A mandatory reporter is a person or institution legally required to report cases of suspected child abuse to legal authorities.
All states, the District of Columbia, and American territories (American Samoa, Guam, Northern Mariana Islands, Puerto Rico, and U.S. Virgin Islands) have laws identifying professions, businesses, and organizations that must notify the state’s legal authorities if individuals suspect a child is being maltreated.
Mandatory reporters usually have frequent contact with children such as teachers, daycare providers, and doctors. This list and the controlling laws vary by state and region, and they are often amended by local, state, or territorial governments. Institutions (particularly private organizations) usually adopt policies on how to handle reporting of child abuse.
Here is a short list of professionals who are considered mandatory reporters:
- Social workers
- Teachers, principals, and other school personnel
- Physicians, nurses, and other healthcare workers
- Counselors, therapists, and other mental health professionals
- Child care providers
- Medical examiners or coroners
- Law enforcement officers
Usually, a mandatory reporter must notify authorities when the reporter, in his or her official capacity, suspects or has reason to believe that a child has been maltreated or neglected. A reporter is often required to make a report if a child is in a situation that can be “reasonably” expected to cause harm.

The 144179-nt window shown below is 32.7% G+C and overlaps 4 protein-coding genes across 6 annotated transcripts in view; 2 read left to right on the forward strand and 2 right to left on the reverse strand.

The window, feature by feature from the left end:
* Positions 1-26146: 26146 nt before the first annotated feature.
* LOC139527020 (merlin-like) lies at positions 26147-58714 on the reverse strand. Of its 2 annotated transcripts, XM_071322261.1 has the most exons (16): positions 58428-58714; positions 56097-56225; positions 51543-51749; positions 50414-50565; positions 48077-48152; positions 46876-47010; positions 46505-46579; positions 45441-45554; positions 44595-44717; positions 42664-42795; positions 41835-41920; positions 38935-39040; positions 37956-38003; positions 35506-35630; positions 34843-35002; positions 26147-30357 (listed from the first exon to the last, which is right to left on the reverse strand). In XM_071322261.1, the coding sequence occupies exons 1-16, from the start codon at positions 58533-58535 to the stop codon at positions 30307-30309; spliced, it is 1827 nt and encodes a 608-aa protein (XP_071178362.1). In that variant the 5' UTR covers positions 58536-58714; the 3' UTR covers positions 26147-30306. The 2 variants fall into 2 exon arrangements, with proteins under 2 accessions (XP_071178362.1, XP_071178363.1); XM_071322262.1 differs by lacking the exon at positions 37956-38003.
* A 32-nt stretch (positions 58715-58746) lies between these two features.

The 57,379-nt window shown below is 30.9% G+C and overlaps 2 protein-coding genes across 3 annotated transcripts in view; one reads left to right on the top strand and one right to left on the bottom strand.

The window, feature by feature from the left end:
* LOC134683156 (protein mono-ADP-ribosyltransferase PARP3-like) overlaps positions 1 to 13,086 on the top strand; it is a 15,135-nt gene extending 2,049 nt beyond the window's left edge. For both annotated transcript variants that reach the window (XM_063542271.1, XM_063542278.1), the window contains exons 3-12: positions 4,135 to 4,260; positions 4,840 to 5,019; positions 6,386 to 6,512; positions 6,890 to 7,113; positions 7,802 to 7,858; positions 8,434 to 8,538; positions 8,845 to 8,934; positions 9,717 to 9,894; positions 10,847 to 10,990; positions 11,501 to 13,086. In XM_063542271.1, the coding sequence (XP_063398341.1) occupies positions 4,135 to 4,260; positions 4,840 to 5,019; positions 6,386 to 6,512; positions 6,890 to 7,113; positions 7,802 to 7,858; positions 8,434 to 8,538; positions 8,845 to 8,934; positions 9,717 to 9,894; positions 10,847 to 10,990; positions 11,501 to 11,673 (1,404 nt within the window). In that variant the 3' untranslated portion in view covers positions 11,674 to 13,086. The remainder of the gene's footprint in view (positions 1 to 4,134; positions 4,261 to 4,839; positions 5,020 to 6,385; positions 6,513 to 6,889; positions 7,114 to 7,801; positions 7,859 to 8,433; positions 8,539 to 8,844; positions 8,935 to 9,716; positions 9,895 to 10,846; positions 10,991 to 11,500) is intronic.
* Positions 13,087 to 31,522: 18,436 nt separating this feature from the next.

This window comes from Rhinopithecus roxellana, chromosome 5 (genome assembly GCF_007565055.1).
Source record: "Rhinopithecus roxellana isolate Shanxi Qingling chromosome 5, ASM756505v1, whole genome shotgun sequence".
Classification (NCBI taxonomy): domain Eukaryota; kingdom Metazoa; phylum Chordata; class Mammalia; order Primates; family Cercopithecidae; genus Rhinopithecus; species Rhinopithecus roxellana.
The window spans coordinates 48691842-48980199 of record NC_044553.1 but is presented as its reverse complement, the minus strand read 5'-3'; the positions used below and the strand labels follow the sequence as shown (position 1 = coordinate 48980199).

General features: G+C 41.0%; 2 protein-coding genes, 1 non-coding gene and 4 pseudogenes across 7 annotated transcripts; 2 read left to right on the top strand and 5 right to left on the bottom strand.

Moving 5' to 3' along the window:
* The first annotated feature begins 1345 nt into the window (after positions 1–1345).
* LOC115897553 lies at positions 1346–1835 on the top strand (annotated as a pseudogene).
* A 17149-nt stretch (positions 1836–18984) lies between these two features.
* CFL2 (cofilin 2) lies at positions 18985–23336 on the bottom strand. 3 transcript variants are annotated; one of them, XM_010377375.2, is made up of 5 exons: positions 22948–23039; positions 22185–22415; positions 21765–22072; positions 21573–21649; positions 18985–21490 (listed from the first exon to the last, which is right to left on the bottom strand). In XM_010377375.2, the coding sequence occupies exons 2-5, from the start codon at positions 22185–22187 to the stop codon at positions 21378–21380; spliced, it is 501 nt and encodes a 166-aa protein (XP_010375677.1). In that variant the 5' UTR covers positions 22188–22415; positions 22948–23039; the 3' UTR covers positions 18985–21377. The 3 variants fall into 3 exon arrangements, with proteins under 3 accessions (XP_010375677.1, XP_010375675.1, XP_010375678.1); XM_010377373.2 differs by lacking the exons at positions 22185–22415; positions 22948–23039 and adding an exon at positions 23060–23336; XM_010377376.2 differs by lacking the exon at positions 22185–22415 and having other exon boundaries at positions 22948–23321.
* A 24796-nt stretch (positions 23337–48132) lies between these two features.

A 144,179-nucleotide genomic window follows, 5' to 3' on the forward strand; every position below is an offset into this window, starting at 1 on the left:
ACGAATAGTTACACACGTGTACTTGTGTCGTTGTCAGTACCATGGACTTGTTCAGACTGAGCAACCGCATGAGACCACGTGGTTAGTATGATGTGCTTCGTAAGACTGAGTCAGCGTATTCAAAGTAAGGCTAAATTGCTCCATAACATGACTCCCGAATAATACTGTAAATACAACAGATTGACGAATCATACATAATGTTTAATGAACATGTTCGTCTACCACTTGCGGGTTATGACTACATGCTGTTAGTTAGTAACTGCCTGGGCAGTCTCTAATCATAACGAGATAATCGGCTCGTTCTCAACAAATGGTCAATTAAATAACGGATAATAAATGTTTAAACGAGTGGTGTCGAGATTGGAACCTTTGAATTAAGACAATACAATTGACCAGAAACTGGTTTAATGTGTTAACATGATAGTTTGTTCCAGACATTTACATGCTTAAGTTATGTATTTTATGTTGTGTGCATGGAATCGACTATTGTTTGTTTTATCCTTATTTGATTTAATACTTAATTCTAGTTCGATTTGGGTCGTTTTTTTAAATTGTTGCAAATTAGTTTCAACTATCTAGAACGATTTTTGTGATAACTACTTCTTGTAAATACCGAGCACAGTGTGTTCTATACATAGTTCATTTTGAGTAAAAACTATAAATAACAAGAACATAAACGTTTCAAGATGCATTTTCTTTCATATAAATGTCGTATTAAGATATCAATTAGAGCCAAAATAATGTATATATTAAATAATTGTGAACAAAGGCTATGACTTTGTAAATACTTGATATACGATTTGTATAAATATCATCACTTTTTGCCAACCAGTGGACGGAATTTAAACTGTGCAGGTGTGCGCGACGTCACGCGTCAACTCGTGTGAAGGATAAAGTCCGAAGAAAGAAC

About 18 states and Puerto Rico require anyone (regardless of profession) to report suspected abuse or neglect of a child. Laws vary a great deal from state to state, so if you are unsure about your status as a mandatory reporter, visit State Statutes: Mandatory Reporters of Child Abuse and Neglect. This document is current through November 2013, but includes a state/territory breakdown to check the legal status applicable to your location.
- Child Welfare Information Gateway
- State Statutes: Mandatory Reporters of Child Abuse and Neglect.
National Child Abuse Hotline.
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